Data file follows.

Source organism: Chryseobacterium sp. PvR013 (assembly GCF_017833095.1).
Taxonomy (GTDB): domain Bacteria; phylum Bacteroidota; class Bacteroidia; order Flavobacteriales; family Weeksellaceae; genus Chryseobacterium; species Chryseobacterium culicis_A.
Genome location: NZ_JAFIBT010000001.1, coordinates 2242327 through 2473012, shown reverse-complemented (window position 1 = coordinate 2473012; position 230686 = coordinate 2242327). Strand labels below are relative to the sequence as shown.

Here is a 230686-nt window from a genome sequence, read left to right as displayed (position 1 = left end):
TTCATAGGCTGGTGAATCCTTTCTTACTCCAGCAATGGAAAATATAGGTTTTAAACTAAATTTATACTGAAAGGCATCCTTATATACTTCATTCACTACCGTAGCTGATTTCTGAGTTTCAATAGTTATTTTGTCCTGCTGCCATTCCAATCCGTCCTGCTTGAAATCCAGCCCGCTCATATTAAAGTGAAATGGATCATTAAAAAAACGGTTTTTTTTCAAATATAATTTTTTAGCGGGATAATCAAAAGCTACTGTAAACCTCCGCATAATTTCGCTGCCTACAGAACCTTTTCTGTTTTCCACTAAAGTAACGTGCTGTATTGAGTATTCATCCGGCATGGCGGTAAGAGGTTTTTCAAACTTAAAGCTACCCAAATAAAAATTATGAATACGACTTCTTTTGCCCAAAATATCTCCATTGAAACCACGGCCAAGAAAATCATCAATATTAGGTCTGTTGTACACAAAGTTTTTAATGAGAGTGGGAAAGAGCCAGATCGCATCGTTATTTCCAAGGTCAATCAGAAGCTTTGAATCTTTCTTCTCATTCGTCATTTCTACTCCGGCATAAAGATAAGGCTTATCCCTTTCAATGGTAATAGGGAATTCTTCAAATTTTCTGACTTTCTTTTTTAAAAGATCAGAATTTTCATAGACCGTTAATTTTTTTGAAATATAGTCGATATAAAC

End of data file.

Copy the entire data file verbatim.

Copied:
Source organism: Chryseobacterium sp. PvR013 (assembly GCF_017833095.1).
Taxonomy (GTDB): domain Bacteria; phylum Bacteroidota; class Bacteroidia; order Flavobacteriales; family Weeksellaceae; genus Chryseobacterium; species Chryseobacterium culicis_A.
Genome location: NZ_JAFIBT010000001.1, coordinates 2242327 through 2473012, shown reverse-complemented (window position 1 = coordinate 2473012; position 230686 = coordinate 2242327). Strand labels below are relative to the sequence as shown.

Here is a 230686-nt window from a genome sequence, read left to right as displayed (position 1 = left end):
TTCATAGGCTGGTGAATCCTTTCTTACTCCAGCAATGGAAAATATAGGTTTTAAACTAAATTTATACTGAAAGGCATCCTTATATACTTCATTCACTACCGTAGCTGATTTCTGAGTTTCAATAGTTATTTTGTCCTGCTGCCATTCCAATCCGTCCTGCTTGAAATCCAGCCCGCTCATATTAAAGTGAAATGGATCATTAAAAAAACGGTTTTTTTTCAAATATAATTTTTTAGCGGGATAATCAAAAGCTACTGTAAACCTCCGCATAATTTCGCTGCCTACAGAACCTTTTCTGTTTTCCACTAAAGTAACGTGCTGTATTGAGTATTCATCCGGCATGGCGGTAAGAGGTTTTTCAAACTTAAAGCTACCCAAATAAAAATTATGAATACGACTTCTTTTGCCCAAAATATCTCCATTGAAACCACGGCCAAGAAAATCATCAATATTAGGTCTGTTGTACACAAAGTTTTTAATGAGAGTGGGAAAGAGCCAGATCGCATCGTTATTTCCAAGGTCAATCAGAAGCTTTGAATCTTTCTTCTCATTCGTCATTTCTACTCCGGCATAAAGATAAGGCTTATCCCTTTCAATGGTAATAGGGAATTCTTCAAATTTTCTGACTTTCTTTTTTAAAAGATCAGAATTTTCATAGACCGTTAATTTTTTTGAAATATAGTCGATATAAAC